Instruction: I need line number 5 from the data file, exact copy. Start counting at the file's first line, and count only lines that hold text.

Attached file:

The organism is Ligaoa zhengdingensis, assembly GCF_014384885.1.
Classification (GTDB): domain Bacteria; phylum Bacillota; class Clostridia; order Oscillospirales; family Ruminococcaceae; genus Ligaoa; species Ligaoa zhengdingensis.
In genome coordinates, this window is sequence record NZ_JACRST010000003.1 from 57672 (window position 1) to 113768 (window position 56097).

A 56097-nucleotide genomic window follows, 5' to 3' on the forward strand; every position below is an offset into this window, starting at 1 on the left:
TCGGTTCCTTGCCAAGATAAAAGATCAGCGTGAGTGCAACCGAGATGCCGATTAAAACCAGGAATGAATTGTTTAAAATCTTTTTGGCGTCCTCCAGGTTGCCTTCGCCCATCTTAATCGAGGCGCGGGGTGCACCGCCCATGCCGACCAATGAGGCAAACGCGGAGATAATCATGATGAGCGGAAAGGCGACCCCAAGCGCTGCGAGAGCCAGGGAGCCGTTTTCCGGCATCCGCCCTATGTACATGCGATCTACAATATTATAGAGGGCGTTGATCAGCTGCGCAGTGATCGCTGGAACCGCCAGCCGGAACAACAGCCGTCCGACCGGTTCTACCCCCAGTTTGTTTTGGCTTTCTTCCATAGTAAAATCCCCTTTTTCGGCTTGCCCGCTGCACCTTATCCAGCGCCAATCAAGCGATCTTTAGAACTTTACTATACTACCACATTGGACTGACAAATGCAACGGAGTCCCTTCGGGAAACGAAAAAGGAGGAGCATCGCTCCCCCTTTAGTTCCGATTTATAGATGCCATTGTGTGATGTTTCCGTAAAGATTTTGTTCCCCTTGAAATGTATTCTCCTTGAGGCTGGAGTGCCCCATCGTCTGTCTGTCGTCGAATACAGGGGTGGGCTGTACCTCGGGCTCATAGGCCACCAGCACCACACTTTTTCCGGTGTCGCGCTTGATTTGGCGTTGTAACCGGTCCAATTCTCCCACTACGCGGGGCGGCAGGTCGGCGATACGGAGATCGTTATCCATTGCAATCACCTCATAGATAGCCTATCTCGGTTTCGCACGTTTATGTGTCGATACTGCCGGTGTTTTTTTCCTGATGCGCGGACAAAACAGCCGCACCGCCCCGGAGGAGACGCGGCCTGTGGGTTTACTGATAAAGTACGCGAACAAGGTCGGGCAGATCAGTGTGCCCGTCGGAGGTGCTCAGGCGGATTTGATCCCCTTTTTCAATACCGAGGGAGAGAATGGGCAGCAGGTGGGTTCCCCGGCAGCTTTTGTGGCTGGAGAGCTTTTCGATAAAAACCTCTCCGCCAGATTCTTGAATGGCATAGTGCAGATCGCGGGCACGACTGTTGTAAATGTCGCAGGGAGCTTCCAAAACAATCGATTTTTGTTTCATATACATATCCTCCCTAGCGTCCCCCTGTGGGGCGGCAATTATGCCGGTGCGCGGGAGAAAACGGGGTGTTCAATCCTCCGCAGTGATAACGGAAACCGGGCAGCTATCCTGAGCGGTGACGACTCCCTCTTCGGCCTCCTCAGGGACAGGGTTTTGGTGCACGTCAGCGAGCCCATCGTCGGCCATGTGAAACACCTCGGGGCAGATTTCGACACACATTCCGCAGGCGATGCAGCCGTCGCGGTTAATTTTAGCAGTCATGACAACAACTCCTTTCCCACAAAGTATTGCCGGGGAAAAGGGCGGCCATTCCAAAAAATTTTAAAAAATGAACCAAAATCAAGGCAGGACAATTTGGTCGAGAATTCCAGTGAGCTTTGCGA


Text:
TCGGTTCCTTGCCAAGATAAAAGATCAGCGTGAGTGCAACCGAGATGCCGATTAAAACCAGGAATGAATTGTTTAAAATCTTTTTGGCGTCCTCCAGGTTGCCTTCGCCCATCTTAATCGAGGCGCGGGGTGCACCGCCCATGCCGACCAATGAGGCAAACGCGGAGATAATCATGATGAGCGGAAAGGCGACCCCAAGCGCTGCGAGAGCCAGGGAGCCGTTTTCCGGCATCCGCCCTATGTACATGCGATCTACAATATTATAGAGGGCGTTGATCAGCTGCGCAGTGATCGCTGGAACCGCCAGCCGGAACAACAGCCGTCCGACCGGTTCTACCCCCAGTTTGTTTTGGCTTTCTTCCATAGTAAAATCCCCTTTTTCGGCTTGCCCGCTGCACCTTATCCAGCGCCAATCAAGCGATCTTTAGAACTTTACTATACTACCACATTGGACTGACAAATGCAACGGAGTCCCTTCGGGAAACGAAAAAGGAGGAGCATCGCTCCCCCTTTAGTTCCGATTTATAGATGCCATTGTGTGATGTTTCCGTAAAGATTTTGTTCCCCTTGAAATGTATTCTCCTTGAGGCTGGAGTGCCCCATCGTCTGTCTGTCGTCGAATACAGGGGTGGGCTGTACCTCGGGCTCATAGGCCACCAGCACCACACTTTTTCCGGTGTCGCGCTTGATTTGGCGTTGTAACCGGTCCAATTCTCCCACTACGCGGGGCGGCAGGTCGGCGATACGGAGATCGTTATCCATTGCAATCACCTCATAGATAGCCTATCTCGGTTTCGCACGTTTATGTGTCGATACTGCCGGTGTTTTTTTCCTGATGCGCGGACAAAACAGCCGCACCGCCCCGGAGGAGACGCGGCCTGTGGGTTTACTGATAAAGTACGCGAACAAGGTCGGGCAGATCAGTGTGCCCGTCGGAGGTGCTCAGGCGGATTTGATCCCCTTTTTCAATACCGAGGGAGAGAATGGGCAGCAGGTGGGTTCCCCGGCAGCTTTTGTGGCTGGAGAGCTTTTCGATAAAAACCTCTCCGCCAGATTCTTGAATGGCATAGTGCAGATCGCGGGCACGACTGTTGTAAATGTCGCAGGGAGCTTCCAAAACAATCGATTTTTGTTTCATATACATATCCTCCCTAGCGTCCCCCTGTGGGGCGGCAATTATGCCGGTGCGCGGGAGAAAACGGGGTGTTCAATCCTCCGCAGTGATAACGGAAACCGGGCAGCTATCCTGAGCGGTGACGACTCCCTCTTCGGCCTCCTCAGGGACAGGGTTTTGGTGCACGTCAGCGAGCCCATCGTCGGCCATGTGAAACACCTCGGGGCAGATTTCGACACACATTCCGCAGGCGATGCAGCCGTCGCGGTTAATTTTAGCAGTCATGACAACAACTCCTTTCCCACAAAGTATTGCCGGGGAAAAGGGCGGCCATTCCAAAAAATTTTAAAAAATGAACCAAAATCAAGGCAGGACAATTTGGTCGAGAATTCCAGTGAGCTTTGCGA